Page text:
Acne Amy, Greaser Greg, Dead Fred, Foul Phil, and the rest of the Garbage Pail Kids are turning up in elementary schools in ever increasing numbers--to the dismay of some principals and teachers.
The Garbage Pail Kids, who look like their names, are cartoon figures sold in packs of five cards with a stick of chewing gum. The figures peel off to become stickers.
At the Brunswick School in Greenwich, Conn., the cards were banned from campus this month because students were “just getting carried away” with collecting and trading them, according to Rob Peterson, the head of the lower school.
“It was becoming a distraction,” he said. “Also, some of the students thought they had a license to kid a boy because his name was on a card. For some, it hurt.”
Mr. Peterson’s action sparked a local newspaper article, which was picked up by a wire service, which spawned more newspaper stories, recent articles in Newsweek and People, and more expressions of adult disgust and concern.
“From that point on,” said Norman Liss, a spokesman for Topps Chewing Gum Inc., “sales just zoomed.”
Topps introduced the Garbage Pail Kids last June, he said, “but sales really didn’t pick up until September and October, when the kids were back in school.”
“Now we just can’t get enough of them,” Mr. Liss says. “We’re hearing reports from all over the country that some stores are rationing them. Most stores are sold out within an hour after they get their shipment in. In some places, people wait in line to get them.”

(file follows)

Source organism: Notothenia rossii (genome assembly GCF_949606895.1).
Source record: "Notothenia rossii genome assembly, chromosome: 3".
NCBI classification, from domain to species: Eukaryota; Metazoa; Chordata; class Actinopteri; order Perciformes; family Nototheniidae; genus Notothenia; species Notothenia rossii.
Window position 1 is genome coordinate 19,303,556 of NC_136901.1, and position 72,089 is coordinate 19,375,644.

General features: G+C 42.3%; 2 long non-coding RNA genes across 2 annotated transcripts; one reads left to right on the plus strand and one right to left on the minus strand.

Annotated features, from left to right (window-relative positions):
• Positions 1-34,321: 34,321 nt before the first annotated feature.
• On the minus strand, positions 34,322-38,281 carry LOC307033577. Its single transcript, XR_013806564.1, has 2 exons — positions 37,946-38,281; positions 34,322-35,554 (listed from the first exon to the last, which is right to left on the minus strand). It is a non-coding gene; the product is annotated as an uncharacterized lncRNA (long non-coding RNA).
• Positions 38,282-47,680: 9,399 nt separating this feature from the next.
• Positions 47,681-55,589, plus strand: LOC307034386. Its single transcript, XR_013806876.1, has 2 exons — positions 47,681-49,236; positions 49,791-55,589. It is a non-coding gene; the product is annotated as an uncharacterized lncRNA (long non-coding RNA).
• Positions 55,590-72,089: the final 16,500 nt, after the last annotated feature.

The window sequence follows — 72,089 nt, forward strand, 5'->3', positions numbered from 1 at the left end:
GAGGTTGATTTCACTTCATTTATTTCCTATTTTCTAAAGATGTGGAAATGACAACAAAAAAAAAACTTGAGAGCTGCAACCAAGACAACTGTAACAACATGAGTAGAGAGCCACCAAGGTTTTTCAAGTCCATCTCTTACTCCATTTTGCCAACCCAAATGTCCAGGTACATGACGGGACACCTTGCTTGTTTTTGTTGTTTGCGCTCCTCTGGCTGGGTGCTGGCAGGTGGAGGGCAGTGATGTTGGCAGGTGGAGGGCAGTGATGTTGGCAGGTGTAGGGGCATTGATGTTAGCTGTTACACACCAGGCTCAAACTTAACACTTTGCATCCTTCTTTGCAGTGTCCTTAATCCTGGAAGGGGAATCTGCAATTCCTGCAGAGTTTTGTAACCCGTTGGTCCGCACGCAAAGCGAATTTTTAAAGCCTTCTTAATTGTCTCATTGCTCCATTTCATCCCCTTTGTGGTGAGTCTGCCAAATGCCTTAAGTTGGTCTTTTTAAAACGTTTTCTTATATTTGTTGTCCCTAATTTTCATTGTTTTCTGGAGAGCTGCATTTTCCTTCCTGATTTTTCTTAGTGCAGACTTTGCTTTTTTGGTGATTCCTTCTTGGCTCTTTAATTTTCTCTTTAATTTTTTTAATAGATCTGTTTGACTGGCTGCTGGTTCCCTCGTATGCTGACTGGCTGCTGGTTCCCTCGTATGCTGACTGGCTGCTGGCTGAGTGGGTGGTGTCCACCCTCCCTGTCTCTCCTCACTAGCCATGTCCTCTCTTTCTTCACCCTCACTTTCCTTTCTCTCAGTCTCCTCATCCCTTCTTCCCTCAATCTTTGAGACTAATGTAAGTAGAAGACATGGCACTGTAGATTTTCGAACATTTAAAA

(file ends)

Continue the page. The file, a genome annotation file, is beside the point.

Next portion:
What puzzles Mr. Liss about the uproar is that the Garbage Pail Kids are not exactly new.
The product contains several elements “that we have used over and over again in different forms for more than 20 years,” he says. Caricatures and weird names, reminiscent of Mad Magazine, have proven to be durable standards.
Even the garbage motif has been recycled. In 1975, Topps introduced candy in the shape of fish heads and old shoes, packaged in a garbage-can container. It sold well.
“Our product-development people are very attuned to what amuses children,” says Mr. Liss. As in any successful marketing firm, Topps tests product concepts on members of its primary target group--children ages 7 to 12--to see what works and what does not.
Obviously the research findings were accurate. As Mr. Liss says, “Kids are very much into garbage.”
Meanwhile, the students and staff at the Brunswick School, where the furor began, are hard at work on a positive alternative. Andrew and Matthew Dudley, 2nd-grade and 3rd-grade students respectively, have formed a company to create and sell cards of “Apple Pie Kids” with names like Smart Art and Clean Jean, who represent “positive virtues,” says Mr. Peterson.
“Every class from the 1st through 5th grades has been submitting drawings on a daily basis,” he says. The brothers Dudley are selling them before and after school, in a book of 10 for 25 cents. The proceeds help support a child the school is sponsoring through the Save the Children campaign.
“We felt it was a nice follow-through,” says the principal.
A version of this article appeared in the February 19, 1986 edition of Education Week